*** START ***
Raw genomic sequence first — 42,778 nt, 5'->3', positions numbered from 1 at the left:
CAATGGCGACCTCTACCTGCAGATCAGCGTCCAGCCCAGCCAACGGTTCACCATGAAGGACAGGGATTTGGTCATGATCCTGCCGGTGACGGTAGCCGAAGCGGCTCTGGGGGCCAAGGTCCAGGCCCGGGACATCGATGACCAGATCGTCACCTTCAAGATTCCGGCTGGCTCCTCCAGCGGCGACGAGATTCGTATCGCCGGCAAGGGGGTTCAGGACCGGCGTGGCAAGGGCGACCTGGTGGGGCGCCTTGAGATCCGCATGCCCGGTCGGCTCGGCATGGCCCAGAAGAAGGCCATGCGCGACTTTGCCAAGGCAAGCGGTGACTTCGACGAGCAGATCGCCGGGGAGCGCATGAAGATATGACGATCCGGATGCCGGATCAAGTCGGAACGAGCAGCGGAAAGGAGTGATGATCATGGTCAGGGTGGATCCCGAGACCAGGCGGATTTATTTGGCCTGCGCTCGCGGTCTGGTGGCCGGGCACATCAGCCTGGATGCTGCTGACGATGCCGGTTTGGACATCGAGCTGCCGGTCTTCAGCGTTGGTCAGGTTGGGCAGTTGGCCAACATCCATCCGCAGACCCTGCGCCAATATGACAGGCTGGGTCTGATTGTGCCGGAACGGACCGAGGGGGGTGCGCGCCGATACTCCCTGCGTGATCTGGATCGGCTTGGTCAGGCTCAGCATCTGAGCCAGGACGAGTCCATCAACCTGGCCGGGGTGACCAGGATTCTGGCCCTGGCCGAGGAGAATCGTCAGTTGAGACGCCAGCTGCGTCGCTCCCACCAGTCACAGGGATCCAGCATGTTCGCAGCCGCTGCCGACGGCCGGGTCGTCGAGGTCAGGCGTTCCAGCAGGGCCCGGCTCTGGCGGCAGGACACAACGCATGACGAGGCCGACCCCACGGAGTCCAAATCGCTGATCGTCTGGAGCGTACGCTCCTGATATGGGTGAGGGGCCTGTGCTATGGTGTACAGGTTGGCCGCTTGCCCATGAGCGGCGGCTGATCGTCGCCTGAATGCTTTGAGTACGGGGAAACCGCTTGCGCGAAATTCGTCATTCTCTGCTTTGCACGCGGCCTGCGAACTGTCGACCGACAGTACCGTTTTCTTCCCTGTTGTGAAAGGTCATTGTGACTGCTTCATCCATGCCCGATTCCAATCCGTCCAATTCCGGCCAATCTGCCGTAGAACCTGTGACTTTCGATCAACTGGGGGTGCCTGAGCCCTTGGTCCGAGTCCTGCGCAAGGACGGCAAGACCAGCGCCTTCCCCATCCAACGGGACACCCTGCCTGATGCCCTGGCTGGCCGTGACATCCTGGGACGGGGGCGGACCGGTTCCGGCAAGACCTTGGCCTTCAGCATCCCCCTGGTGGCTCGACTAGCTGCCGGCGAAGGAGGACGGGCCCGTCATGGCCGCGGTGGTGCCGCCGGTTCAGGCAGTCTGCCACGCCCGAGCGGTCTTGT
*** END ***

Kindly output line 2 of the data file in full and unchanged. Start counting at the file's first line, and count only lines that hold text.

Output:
CAATGGCGACCTCTACCTGCAGATCAGCGTCCAGCCCAGCCAACGGTTCACCATGAAGGACAGGGATTTGGTCATGATCCTGCCGGTGACGGTAGCCGAAGCGGCTCTGGGGGCCAAGGTCCAGGCCCGGGACATCGATGACCAGATCGTCACCTTCAAGATTCCGGCTGGCTCCTCCAGCGGCGACGAGATTCGTATCGCCGGCAAGGGGGTTCAGGACCGGCGTGGCAAGGGCGACCTGGTGGGGCGCCTTGAGATCCGCATGCCCGGTCGGCTCGGCATGGCCCAGAAGAAGGCCATGCGCGACTTTGCCAAGGCAAGCGGTGACTTCGACGAGCAGATCGCCGGGGAGCGCATGAAGATATGACGATCCGGATGCCGGATCAAGTCGGAACGAGCAGCGGAAAGGAGTGATGATCATGGTCAGGGTGGATCCCGAGACCAGGCGGATTTATTTGGCCTGCGCTCGCGGTCTGGTGGCCGGGCACATCAGCCTGGATGCTGCTGACGATGCCGGTTTGGACATCGAGCTGCCGGTCTTCAGCGTTGGTCAGGTTGGGCAGTTGGCCAACATCCATCCGCAGACCCTGCGCCAATATGACAGGCTGGGTCTGATTGTGCCGGAACGGACCGAGGGGGGTGCGCGCCGATACTCCCTGCGTGATCTGGATCGGCTTGGTCAGGCTCAGCATCTGAGCCAGGACGAGTCCATCAACCTGGCCGGGGTGACCAGGATTCTGGCCCTGGCCGAGGAGAATCGTCAGTTGAGACGCCAGCTGCGTCGCTCCCACCAGTCACAGGGATCCAGCATGTTCGCAGCCGCTGCCGACGGCCGGGTCGTCGAGGTCAGGCGTTCCAGCAGGGCCCGGCTCTGGCGGCAGGACACAACGCATGACGAGGCCGACCCCACGGAGTCCAAATCGCTGATCGTCTGGAGCGTACGCTCCTGATATGGGTGAGGGGCCTGTGCTATGGTGTACAGGTTGGCCGCTTGCCCATGAGCGGCGGCTGATCGTCGCCTGAATGCTTTGAGTACGGGGAAACCGCTTGCGCGAAATTCGTCATTCTCTGCTTTGCACGCGGCCTGCGAACTGTCGACCGACAGTACCGTTTTCTTCCCTGTTGTGAAAGGTCATTGTGACTGCTTCATCCATGCCCGATTCCAATCCGTCCAATTCCGGCCAATCTGCCGTAGAACCTGTGACTTTCGATCAACTGGGGGTGCCTGAGCCCTTGGTCCGAGTCCTGCGCAAGGACGGCAAGACCAGCGCCTTCCCCATCCAACGGGACACCCTGCCTGATGCCCTGGCTGGCCGTGACATCCTGGGACGGGGGCGGACCGGTTCCGGCAAGACCTTGGCCTTCAGCATCCCCCTGGTGGCTCGACTAGCTGCCGGCGAAGGAGGACGGGCCCGTCATGGCCGCGGTGGTGCCGCCGGTTCAGGCAGTCTGCCACGCCCGAGCGGTCTTGT